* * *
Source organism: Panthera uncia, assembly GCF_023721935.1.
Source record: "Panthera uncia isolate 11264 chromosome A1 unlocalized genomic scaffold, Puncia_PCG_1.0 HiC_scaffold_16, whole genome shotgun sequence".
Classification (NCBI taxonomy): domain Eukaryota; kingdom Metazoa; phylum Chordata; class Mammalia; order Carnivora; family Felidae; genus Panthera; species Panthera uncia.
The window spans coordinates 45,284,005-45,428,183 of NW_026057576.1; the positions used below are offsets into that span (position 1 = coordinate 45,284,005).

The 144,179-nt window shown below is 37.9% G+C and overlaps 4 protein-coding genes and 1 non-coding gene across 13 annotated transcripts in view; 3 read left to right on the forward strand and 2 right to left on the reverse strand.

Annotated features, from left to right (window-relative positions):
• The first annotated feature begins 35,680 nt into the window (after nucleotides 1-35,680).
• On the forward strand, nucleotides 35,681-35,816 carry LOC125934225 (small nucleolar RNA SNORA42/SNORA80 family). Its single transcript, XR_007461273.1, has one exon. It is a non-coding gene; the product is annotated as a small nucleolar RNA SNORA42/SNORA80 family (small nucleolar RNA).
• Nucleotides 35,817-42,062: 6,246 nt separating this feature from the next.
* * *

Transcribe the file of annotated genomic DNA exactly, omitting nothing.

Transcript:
Source organism: Panthera uncia, assembly GCF_023721935.1.
Source record: "Panthera uncia isolate 11264 chromosome A1 unlocalized genomic scaffold, Puncia_PCG_1.0 HiC_scaffold_16, whole genome shotgun sequence".
Classification (NCBI taxonomy): domain Eukaryota; kingdom Metazoa; phylum Chordata; class Mammalia; order Carnivora; family Felidae; genus Panthera; species Panthera uncia.
The window spans coordinates 45,284,005-45,428,183 of NW_026057576.1; the positions used below are offsets into that span (position 1 = coordinate 45,284,005).

The 144,179-nt window shown below is 37.9% G+C and overlaps 4 protein-coding genes and 1 non-coding gene across 13 annotated transcripts in view; 3 read left to right on the forward strand and 2 right to left on the reverse strand.

Annotated features, from left to right (window-relative positions):
• The first annotated feature begins 35,680 nt into the window (after nucleotides 1-35,680).
• On the forward strand, nucleotides 35,681-35,816 carry LOC125934225 (small nucleolar RNA SNORA42/SNORA80 family). Its single transcript, XR_007461273.1, has one exon. It is a non-coding gene; the product is annotated as a small nucleolar RNA SNORA42/SNORA80 family (small nucleolar RNA).
• Nucleotides 35,817-42,062: 6,246 nt separating this feature from the next.